[00:44:55] Well, thank you so much, Bob. This is always fun. I'm telling you, people, definitely go into our show notes. Watch this film. We'll link up. It's probably still on YouTube, right? Is that National Geographic?
[00:45:06]Bob Arno: Yeah, it has eight million views.
[00:45:07] Jordan Harbinger: Yeah.
[00:45:08] Bob Arno: If you do a search on YouTube, all you have to do is say pickpocket king, those two word. If you spelled it wrong, you could get some competitors, some guy who is unhappy that it has eight million views, but no, it's very, very popular. You can also go to something called thiefhunters.com, spelled that, right? And there you have a site where we have catalogs of various thieves where we have met with thieves and, you know, we reveal and how you should behave in different — it's a kind of almost like a podcast, news things, little snippets with thieves. There's a lot out there about me that you can search for.
[00:45:46] Jordan Harbinger: Great! Bob Arno, thank you very much. We'll link to all your stuff in the show notes. This is always so fun and entertaining. And one day I hope to run into you and then like, see how this all works because you know, it's so hard to imagine it happening to you, but obviously if you can do it to John Gotti, you can do it to anybody.
[00:46:01] Bob Arno: No, it wasn't him who was up, it was one of his lieutenants, right?
[00:46:04] Jordan Harbinger: Sure.
[00:46:04] Bob Arno: If it was to him, maybe I wouldn't be sitting here in the chair. I would have one hand.
[00:46:08] Jordan Harbinger: Yeah. Yeah. Yeah. You'd only have one hand. It's a lot harder. You'd figure it out. You'd still figure it out. Great. Thank you so much.
[00:46:14] Bob Arno: Thank you. Love it, by the way, all the people that you have and the edginess. You know what I really, really, as a guy who specialized in checking on con man, is how you have found people who are on the cutting edge of crime that we should understand a little bit more about. And I could tell you that John le Carré, the author, the English guy who died just recently. In his memoir, he has explained how he got close to people, how he fished up, how he got them to open up, how we got this building block. It's very similar in my film. You have to have the curiosity. You have to be able to make your opponent think that it's a great guy to ping-pong with. If you come across like a stiff interrogation like this, nothing is going to happen. And you're good at that.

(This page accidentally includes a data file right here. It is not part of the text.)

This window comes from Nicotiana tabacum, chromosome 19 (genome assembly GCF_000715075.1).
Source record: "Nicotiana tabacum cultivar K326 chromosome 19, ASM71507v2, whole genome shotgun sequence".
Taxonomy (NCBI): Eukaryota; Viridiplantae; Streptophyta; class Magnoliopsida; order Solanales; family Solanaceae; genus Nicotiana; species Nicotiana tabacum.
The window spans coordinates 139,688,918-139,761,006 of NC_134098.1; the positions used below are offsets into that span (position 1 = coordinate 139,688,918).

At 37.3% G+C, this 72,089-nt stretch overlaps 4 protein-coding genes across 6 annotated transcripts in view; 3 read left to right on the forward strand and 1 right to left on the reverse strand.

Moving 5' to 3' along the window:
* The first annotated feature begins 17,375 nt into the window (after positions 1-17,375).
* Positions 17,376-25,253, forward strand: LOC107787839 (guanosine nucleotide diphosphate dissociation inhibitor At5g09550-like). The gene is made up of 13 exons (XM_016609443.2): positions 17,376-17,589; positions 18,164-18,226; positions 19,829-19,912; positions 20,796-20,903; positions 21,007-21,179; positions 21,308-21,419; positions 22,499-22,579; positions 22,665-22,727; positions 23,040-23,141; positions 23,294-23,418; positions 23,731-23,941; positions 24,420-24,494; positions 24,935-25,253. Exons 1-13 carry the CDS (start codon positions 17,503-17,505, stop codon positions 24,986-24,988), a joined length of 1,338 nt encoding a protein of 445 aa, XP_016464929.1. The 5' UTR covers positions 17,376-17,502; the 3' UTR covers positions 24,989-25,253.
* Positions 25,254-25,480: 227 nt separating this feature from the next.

[00:47:01] Jordan Harbinger: Oh, thank you very much. I appreciate it. I wasn't sure if you were talking about me or talking about yourself. I couldn't tell from here.
[00:47:06] Bob Arno: I'm drawing the two together. I'm saying here that you have got a fabulous field that I think can just get bigger and bigger.
[00:47:14] Jordan Harbinger: Thank you very much. I look forward to meeting you in real life once we're allowed out of the house.
[00:47:18] Bob Arno: Thank you.
[00:47:21] Jordan Harbinger: I've got some thoughts on this episode, but before we get into that, here's a preview of my conversation with an expert who spent more than two decades, rooting out the counterfeit goods and services that fuel a trillion-dollar industry that only benefits petty crooks and organized crime networks. It's not just handbags or designer clothes, alcohol, makeup, even cancer medication are just the tip of the iceberg of what gets counterfeited. Here's a quick listen.